2. Do it like diffuse textures EXCEPT refer to the corresponding diffuse texture's alpha map to determine where normal maps crossfade or are cut off. - Con - You won't be able to have material layers below clothing show through even for skintight clothing. Pro - You retain the ability to add additional specular information via the material map's alpha channel.

I prefer method one. In either case some way to link diffuse and material maps would be required. This can be accomplished by adding material map options to the layer based clothing UI. 

Done, and I haven't even gotten coffee yet.

When I asked how to have a normal layer with clothing over skin, I meant how to make it appear higher than the skin. Most normal maps are used to show details above and below a base level. If you try to bake clothing onto the same surface as a skin there's very little chance you'll be able to indicate that the piece of clothing is standing proud of the skin because the base levels are the same; in fact it's likely that valleys will appear lower than the skin.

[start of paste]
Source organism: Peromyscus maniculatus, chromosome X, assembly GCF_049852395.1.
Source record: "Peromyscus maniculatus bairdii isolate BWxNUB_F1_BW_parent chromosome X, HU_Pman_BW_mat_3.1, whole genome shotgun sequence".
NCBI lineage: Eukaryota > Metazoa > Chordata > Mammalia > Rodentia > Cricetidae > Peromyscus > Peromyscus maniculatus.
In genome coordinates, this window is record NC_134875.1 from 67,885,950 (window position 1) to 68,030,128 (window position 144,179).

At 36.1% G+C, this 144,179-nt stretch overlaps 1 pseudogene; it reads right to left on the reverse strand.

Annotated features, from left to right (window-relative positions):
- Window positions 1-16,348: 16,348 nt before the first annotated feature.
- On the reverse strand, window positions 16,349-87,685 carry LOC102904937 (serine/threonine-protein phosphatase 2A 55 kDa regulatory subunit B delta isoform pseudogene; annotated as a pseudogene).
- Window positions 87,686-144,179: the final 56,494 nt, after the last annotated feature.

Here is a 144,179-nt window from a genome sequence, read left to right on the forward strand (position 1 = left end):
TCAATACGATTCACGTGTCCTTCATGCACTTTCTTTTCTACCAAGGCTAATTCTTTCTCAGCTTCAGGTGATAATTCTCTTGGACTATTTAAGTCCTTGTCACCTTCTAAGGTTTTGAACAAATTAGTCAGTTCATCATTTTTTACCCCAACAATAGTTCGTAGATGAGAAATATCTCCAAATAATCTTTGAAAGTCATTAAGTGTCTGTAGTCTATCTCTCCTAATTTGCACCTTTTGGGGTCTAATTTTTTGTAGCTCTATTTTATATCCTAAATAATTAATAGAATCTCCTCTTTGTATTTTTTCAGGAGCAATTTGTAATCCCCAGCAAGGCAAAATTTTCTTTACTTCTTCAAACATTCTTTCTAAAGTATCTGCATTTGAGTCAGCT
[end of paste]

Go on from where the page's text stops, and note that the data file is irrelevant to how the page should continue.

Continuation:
I agree that wearable clothing shells are entirely possible - in fact that's how Chip Midnight's very early fitted mesh avatar worked. I found that the shells added very little to the rendering load and that in fact an avatar like this could be rendered at a higher framerate than a typical mesh avatar despite technically having a higher polygon count because the mesh structure is so much simpler.